Even though women have made tremendous progress towards increasing their participation in higher education, they are still under-represented in the fields of science, technology, engineering and mathematics. The International Day of Women and Girls in Science – celebrated each year on 11 February - is an opportunity to promote full and equal access to, and participation in, science for women and girls.
The United Nations recognizes 11 February as International Day of Women and Girls in Science (IDWGIS) to address the significant gender gap that has persisted in science, technology, engineering and mathematics (STEM) disciplines all over the world. To commemorate International Day of Women and Girls in Science this year, we spoke with women who work at Tate & Lyle in STEM-based roles to discover more about their passion and persistence in their pursuit of science and share their perspectives to inspire others in the field. Keep reading to learn more about their experiences!
Q: Why is access and participation in science for women and girls important?
Marcia Petit, Director – Sensory: “Representation matters. It makes it easier to pursue your passion if you see others who have been successful in the field who look like you. Access is important because sometimes you don’t know what you are good at or what you like until you try. So, both access and participation are critical to help find and encourage the next generation of scientists.”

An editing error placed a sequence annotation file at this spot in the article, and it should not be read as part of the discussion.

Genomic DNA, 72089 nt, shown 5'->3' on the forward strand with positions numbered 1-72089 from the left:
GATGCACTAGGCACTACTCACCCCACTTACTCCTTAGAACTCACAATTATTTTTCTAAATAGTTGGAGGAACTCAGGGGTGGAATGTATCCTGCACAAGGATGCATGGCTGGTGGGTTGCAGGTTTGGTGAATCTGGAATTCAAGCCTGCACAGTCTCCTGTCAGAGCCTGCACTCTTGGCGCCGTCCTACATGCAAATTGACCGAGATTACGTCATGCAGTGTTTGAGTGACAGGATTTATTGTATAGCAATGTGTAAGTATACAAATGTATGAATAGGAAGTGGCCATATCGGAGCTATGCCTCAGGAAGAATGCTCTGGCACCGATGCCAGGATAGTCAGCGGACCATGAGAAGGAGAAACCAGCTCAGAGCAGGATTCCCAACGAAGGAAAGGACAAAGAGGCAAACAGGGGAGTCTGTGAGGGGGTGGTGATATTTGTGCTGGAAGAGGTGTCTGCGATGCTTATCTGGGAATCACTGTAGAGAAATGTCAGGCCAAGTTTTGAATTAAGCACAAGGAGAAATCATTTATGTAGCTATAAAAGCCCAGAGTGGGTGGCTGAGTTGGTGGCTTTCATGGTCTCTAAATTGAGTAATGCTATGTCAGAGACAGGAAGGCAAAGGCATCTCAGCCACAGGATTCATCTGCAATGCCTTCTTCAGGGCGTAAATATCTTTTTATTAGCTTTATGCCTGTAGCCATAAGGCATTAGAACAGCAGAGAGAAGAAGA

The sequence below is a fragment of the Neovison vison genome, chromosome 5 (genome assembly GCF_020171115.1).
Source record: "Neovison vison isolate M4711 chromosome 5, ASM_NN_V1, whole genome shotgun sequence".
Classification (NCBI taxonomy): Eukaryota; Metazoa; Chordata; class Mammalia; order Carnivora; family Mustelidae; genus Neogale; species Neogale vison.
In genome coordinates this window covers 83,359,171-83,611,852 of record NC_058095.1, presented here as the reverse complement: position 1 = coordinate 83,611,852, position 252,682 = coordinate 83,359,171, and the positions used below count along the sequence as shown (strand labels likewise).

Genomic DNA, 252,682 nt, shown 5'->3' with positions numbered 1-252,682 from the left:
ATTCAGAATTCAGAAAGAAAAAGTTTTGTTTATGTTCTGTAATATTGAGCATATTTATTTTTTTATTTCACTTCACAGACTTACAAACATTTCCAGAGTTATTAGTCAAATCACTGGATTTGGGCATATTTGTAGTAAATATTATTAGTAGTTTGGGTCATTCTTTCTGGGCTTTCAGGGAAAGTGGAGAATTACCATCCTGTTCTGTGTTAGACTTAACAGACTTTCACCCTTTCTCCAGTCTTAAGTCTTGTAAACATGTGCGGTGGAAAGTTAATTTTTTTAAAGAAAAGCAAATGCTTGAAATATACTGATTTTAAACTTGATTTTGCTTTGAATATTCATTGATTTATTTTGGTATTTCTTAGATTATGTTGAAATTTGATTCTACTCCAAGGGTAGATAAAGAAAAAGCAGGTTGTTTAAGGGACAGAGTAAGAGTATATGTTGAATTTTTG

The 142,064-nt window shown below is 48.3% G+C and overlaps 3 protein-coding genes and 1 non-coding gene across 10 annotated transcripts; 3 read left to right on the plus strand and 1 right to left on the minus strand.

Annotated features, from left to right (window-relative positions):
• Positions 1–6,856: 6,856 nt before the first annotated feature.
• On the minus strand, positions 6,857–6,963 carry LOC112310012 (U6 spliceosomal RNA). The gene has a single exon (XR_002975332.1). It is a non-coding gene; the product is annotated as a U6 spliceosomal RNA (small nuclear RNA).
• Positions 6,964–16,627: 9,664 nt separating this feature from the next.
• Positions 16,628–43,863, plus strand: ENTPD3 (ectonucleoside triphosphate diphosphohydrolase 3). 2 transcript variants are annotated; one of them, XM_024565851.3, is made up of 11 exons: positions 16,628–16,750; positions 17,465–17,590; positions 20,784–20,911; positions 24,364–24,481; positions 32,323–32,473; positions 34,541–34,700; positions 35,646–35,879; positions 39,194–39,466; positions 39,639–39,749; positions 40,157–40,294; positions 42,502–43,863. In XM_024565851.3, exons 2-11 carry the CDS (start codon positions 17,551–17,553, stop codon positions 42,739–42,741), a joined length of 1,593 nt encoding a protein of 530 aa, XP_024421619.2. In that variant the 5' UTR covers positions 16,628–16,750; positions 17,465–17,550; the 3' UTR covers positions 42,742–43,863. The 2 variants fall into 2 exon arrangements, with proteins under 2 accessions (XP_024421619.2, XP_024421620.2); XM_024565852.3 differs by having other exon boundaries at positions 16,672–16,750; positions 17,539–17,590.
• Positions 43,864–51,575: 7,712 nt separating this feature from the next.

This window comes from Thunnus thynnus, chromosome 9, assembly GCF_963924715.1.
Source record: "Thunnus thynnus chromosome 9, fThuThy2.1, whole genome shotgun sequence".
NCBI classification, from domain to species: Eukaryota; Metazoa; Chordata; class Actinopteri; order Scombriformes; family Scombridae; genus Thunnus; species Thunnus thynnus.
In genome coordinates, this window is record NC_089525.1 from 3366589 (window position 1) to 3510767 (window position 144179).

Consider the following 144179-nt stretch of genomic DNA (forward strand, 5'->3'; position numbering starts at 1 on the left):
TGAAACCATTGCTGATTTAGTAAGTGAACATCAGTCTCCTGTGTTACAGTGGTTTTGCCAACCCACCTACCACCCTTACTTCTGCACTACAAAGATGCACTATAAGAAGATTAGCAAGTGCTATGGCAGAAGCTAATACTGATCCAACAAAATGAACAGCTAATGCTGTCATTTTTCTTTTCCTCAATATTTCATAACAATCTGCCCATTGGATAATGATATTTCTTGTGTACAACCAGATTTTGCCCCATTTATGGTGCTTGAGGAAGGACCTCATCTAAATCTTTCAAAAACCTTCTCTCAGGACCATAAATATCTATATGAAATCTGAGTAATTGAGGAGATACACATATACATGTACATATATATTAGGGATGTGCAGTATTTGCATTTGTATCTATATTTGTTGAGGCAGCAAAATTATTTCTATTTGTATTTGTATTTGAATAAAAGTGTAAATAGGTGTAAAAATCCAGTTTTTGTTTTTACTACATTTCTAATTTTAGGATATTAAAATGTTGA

Veronica Cueva, Senior Vice President – R&D and Solutions Innovation: “It's always been important for me to lift others up, expanding opportunities for woman and girls in STEM. Science, technology, engineering, and mathematics is no longer just a good education tool, it is an economic imperative around the world. Women have an opportunity to enter this field and create a lasting impact.
Q: How have you overcome challenges to access and participation in science as a woman yourself?
Meredith Schneider, Key Account Director: “I overcame challenges by first participating in male-dominated advanced scientific c ourses as an undergraduate student, contributing to research by getting accepted in an undergraduate research program in which women were traditionally underrepresented, and ultimately, by receiving my PhD in a molecular biology based in which I worked with an amazing advisor (a women herself) who helped mentor and promote myself and other women in her research lab and excelling in her field of study!”
Renata Santos, Technical Services Specialist: “In my first job, where I worked mostly with senior men, I had a lot of difficulty finding my own space. This was mainly because I was young, had recently graduated, and am a woman — also because I was not in a place where gender equality was promoted at that time. I overcame this challenge, with great humility and transparency in my work, respecting those with more experience and demonstrating my value. Every day, I gained more confidence and knowledge through the desire to learn from the people who had been in the profession for years. It certainly wasn't easy, and rightly so, but many women have gone through this. Today, I increasingly seek to be a welcoming person and look for companies that have the same purpose and values as mine.
Q: What drives your passion for a science-driven career?